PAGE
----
Children are the most mysterious creatures in existence. Walking, talking monuments of morality, children at once can teach us everything we could possibly need to know and yet not be able to tie their own shoes. They have within themselves that perfect balance of wisdom and humility which is so characteristic of the holy, which shakes the very foundations of the Earth with a simple question…
Is it any wonder, then, that our Lord tells us, “Amen I say to you, unless you be converted, and become as little children, you shall not enter into the kingdom of heaven. Whosoever therefore shall humble himself as this little child, he is the greater in the kingdom of heaven”? The humility of a child is essential to faith, to that disposition of the soul to trust in God alone as Father, and to wait with palms up to receive His blessing.
But, if this is the image of the Christian soul faithful to Christ and His Church, what would the image be of one who did not have the faith of a child? The quickest and most reasonable image that comes to my mind is the image of a grownup, which is characterized by the very opposite qualities than that of a child.
For starters, the grownup doesn’t ask “why”—ever. He knows why. He lectures and lectures until the child, or anyone else in earshot, falls asleep or dies from boredom. He does not have wisdom so much as knowledge. He knows the rubrics, the laws, the teachings, the feast days and abstinence days, and so much and many other things that bewilder the brain just pondering them. But he doesn’t have wisdom. That is the gift only given to the child of the Faith.
Whereas the child waits upon his Father to receive, the grownup is impatient. He doesn’t wait for anything, but insists upon his own time-table and priorities. He’s a go-getter, and so he goes and gets himself ordained a priest and consecrated a bishop. He’s grownup, and the salvation of souls is his top priority—as if that weren’t the top priority of God when he wrote the Divine law in the stars. He’ll feed the sheepfold with the Eucharist. He’ll heal the sickly lamb with Penance. “God, just sit back in the folds of eternity. I got this,” he seems to say. “No need to rush the culmination of the world. There’s still some soul-saving to do here. Speaking of which, is my flight to Phoenix booked?”
Catholic Twitter and the Sedevacantist blogosphere has been buzzing with the recent episcopal consecration of Charles McGuire, which took place in Cincinnati, at the Saint Gertrude the Great mass center. This just followed Daniel Dolan’s unexpected passing (requiescat in pace). The principle consecrator—actually, the only consecrator—Rodrigo da Silva, was just recently consecrated himself by Dolan. All this consecrating got me thinking, though, and, when I start thinking, I usually start tweeting. I tweeted a few quotes from Church authorities on the matter of mission.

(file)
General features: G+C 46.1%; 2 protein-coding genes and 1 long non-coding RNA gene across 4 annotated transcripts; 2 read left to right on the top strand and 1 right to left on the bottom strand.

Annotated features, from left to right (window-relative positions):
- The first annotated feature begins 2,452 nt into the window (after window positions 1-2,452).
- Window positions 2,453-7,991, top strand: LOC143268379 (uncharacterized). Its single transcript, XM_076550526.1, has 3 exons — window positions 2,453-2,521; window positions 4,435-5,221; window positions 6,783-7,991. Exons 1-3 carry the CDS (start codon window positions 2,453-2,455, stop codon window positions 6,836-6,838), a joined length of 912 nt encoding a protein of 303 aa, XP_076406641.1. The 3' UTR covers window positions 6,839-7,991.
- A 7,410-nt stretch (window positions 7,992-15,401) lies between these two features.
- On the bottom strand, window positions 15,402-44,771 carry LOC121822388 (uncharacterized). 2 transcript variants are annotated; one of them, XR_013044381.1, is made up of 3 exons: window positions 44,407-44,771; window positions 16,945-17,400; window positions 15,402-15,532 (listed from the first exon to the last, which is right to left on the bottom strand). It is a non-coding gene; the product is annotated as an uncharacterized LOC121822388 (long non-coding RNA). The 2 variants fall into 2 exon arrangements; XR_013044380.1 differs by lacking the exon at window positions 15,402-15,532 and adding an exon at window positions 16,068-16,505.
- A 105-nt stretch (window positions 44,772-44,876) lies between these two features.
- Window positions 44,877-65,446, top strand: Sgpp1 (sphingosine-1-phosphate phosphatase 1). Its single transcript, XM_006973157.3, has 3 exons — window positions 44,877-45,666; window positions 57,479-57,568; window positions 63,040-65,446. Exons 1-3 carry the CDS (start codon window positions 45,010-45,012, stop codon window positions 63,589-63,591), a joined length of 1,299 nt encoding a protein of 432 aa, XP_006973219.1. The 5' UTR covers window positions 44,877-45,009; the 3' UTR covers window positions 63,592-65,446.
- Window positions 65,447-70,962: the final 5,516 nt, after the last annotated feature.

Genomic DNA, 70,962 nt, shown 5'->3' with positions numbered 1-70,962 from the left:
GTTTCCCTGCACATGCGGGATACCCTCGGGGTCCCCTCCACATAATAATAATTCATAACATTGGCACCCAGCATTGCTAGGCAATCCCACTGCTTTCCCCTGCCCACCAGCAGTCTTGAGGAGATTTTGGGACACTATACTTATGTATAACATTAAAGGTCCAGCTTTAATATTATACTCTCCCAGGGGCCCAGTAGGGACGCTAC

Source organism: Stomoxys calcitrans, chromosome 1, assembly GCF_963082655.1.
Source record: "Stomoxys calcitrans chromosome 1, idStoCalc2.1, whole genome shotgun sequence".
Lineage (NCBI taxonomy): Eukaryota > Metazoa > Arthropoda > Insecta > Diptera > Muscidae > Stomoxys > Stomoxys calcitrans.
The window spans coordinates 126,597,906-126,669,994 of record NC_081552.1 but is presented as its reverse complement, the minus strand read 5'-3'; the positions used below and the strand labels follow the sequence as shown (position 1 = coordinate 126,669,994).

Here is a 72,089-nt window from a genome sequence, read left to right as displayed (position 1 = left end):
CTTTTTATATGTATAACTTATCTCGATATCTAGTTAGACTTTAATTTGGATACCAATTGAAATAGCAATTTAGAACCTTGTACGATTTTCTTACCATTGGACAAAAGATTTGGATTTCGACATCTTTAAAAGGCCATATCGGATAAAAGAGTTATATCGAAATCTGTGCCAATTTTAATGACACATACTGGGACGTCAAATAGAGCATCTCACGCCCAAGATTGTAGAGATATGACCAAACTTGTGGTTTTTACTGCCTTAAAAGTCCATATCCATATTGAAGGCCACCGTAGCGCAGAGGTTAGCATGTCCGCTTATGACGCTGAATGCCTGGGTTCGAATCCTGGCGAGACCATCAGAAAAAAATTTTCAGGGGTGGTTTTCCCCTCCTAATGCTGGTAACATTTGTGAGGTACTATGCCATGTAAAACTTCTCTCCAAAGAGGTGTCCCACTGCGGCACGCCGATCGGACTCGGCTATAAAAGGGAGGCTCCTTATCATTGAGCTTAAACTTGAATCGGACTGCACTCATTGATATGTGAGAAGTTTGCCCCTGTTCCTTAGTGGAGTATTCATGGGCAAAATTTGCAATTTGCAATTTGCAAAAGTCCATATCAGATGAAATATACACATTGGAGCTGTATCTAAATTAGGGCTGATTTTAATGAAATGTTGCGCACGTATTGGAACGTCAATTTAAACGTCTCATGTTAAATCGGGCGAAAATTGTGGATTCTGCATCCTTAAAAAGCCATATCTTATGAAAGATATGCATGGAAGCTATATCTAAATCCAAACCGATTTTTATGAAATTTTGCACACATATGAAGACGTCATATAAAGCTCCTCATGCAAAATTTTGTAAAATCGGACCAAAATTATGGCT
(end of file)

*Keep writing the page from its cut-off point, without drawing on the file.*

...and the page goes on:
“…Let all who, being prohibited or not sent, without having received authority from the Apostolic See, or from the Catholic bishop of the place, shall presume publically or privately to usurp the duty of preaching be marked by the bond of excommunication…” (Denzinger, 434).
Needless to say, that tweet didn’t get much love. So I set to work on the woodworm itself which has been eating away at the Barque of Peter for several decades now. I am speaking, of course, of epikeia, which apparently like a magic word enchants anything it touches with divine powers. Well, I was having nothing of that hocus-pocus. I found some sources which stated that epikeia cannot be invoked in matters of divine law, because the Divine Lawgiver foresaw all contingencies and accordingly provided for them. And, since canonical mission is a matter of divine law, which no one disputes, epikeia cannot be invoked.
Then someone posted a wonderfully clear excerpt on mission from Abbot Dom Guéranger, an imminent theologian of his day (1800s) which I quote in full:
“We, then, both priests and people, have a right to know whence our pastors have received their power. From whose hand have they received the keys? If their mission come from the apostolic see, let us honour and obey them, for they are sent to us by Jesus Christ, who has invested them, through Peter, with His own authority. If they claim our obedience without having been sent by the bishop of Rome, we must refuse to receive them, for they are not acknowledged by Christ as His ministers. The holy anointing may have conferred on the the sacred character of the episcopate: it matters not; they must be as aliens to us, for they have not been sent, they are not pastors.”
Well, apparently, it wasn’t clear enough for the grownup Sedevacantists. Not one received the Abbot’s teaching (which is the teaching of the Catholic Church!) with a child-like faith and trust. What they did, those who actually engaged in the discussion, was try to turn the conversation to validity of Holy Orders and supplied jurisdiction, instead of simply accepting the Church’s teaching on the matter, and letting themselves be guided and governed by it.
You see, God did not leave us abandoned. He gave us simple rules to follow and to trust, that we might not be led astray, even during the Apocalypse and reign of the Antichrist. One does not need to know anything about supplied jurisdiction, colored titles, conditions for consecration validity, sacramental theology, etc. These things are important in their way, but for the simple, obedient and humble child of the Faith, all that is required is to know and to ask that man in black with the white collar standing at your door, “Did Papa send you?”